I saw Richard Saul Wurman, author of Information Anxiety and founder of TED, speak at the PCMA conference last week in San Diego. Among various topics, Richard Saul Wurman talked about how there is very little real innovation, defined as completely new ideas that have not existed previously. In fact, Wurman characterized most things that pass for innovation as simple improvements over what is already available. He pointed out that even the automobile wasn’t invented; it was aggregated from multiple other inventions, including the steam engine and a horse-drawn carriage.

Richard Saul Wurman identified five strategic thinking perspectives (and examples) typically underpinning new ideas:

  • Addition (or Connection) – Putting together already existing products in new ways, with the automobile as the example he shared.
  • Subtraction – Taking away elements which conventional wisdom suggests you should have to you create something new. Wurman pointed to the TED conference, where he subtracted a podium, introductions, and long presentations.
  • Exaggeration – Taking something to its (comedic) absurd is a valid way to trigger change. Wurman talked about the link between comedy and new ideas, including his enjoyment of comedians Steven Wright and Emo Philips.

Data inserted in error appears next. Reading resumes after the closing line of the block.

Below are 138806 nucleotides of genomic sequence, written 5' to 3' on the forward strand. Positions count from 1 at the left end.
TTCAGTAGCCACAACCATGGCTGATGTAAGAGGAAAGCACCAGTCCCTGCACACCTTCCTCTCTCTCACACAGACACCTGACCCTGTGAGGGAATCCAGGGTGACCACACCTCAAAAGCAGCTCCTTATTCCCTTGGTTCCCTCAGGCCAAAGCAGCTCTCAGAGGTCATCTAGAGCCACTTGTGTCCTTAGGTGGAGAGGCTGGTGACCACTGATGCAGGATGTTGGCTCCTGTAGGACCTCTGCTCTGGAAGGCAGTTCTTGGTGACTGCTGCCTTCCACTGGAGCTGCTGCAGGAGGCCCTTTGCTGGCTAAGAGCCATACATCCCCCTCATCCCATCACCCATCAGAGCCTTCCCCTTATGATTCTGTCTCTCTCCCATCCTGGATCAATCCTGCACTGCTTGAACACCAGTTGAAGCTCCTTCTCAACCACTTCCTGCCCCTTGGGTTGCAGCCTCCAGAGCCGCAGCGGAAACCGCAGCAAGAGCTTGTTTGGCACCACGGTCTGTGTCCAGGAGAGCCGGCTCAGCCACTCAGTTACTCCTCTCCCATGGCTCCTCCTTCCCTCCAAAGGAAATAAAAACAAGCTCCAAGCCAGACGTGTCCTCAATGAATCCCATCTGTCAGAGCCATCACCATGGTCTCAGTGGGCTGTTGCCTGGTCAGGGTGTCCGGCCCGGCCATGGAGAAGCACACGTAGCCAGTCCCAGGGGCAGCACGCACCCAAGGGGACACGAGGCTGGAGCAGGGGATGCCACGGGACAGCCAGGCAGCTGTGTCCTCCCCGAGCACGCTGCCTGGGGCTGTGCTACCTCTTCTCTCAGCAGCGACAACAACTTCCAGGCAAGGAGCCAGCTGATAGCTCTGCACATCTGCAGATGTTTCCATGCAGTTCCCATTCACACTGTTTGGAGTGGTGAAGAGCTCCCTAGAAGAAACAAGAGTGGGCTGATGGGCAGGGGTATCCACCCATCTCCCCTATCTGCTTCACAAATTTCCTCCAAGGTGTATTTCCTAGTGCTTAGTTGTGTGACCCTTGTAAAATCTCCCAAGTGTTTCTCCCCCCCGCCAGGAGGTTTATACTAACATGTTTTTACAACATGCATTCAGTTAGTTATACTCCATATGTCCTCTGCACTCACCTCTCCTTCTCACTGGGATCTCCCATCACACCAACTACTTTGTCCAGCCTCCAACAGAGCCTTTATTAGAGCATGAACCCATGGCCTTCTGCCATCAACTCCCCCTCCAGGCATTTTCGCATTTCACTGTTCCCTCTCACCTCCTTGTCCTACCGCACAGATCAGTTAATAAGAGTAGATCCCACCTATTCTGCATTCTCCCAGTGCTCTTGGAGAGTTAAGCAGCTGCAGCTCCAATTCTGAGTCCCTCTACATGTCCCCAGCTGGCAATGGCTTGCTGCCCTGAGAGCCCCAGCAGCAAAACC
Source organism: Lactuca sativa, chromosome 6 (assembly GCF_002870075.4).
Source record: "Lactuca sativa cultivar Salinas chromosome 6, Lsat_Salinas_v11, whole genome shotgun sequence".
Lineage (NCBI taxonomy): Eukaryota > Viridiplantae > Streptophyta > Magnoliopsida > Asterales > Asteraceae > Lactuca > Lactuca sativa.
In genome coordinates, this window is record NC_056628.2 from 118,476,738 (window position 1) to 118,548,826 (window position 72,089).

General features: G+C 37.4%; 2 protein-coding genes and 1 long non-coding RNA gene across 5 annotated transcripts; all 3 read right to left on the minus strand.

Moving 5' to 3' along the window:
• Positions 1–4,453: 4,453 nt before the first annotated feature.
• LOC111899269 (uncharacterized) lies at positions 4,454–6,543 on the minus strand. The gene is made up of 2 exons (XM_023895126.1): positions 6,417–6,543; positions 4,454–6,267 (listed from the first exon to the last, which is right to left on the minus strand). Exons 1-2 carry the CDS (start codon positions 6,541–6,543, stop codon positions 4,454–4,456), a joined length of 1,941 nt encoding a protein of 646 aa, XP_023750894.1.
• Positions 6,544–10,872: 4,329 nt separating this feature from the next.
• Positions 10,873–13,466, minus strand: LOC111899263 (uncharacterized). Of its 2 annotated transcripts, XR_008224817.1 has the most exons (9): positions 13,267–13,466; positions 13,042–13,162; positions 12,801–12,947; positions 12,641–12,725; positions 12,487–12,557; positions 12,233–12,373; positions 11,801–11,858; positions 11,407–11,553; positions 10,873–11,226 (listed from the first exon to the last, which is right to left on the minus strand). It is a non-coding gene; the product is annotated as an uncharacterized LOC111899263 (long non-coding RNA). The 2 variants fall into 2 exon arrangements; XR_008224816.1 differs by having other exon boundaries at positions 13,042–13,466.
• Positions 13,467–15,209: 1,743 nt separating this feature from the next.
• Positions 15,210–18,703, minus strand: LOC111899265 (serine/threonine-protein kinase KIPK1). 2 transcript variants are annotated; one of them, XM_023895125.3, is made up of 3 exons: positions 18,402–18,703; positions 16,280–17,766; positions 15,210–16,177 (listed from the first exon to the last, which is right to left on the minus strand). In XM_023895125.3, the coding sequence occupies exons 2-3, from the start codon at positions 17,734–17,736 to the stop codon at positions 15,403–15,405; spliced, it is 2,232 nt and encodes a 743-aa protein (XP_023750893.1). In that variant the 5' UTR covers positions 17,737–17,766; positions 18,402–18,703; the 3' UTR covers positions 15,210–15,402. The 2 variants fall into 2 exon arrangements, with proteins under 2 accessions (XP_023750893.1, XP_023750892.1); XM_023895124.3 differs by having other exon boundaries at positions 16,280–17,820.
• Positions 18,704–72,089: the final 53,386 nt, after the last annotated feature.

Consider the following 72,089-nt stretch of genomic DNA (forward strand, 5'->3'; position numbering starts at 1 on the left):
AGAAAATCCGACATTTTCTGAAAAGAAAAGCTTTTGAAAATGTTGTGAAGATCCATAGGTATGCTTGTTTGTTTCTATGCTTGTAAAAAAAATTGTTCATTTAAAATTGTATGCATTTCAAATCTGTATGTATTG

• Doing the opposite – Wurman’s book “33” is too complicated to explain in one sentence, but its protagonist succeeds in improving things by doing completely the opposite of what conventional wisdom and social norms suggest.
  • Fixing gaps & failures – Wurman talked about how so much information that’s shared doesn’t explain anything. He addressed this with Information Anxiety and a host of books explaining geography, instructions, and medicine, among other topics, in new ways.

Even though I don’t buy his relatively narrow definition of “innovation,” Wurman's construct and examples reminded me of a very familiar exercise learned from Chuck Dymer: Trait Transformation.

One twist?

While we typically use Trait Transformation and multiple transforming attributes to increase randomness in new ideas, Wurman’s approach gets me thinking about using only one transformer to really push a single concept (i.e. subtracting things) for very focused, extreme creativity.

There’s plenty more to report from the conference, including probably another whole post of Richard Saul Wurman one liners. But we’ll save all that for another day  - Mike Brown

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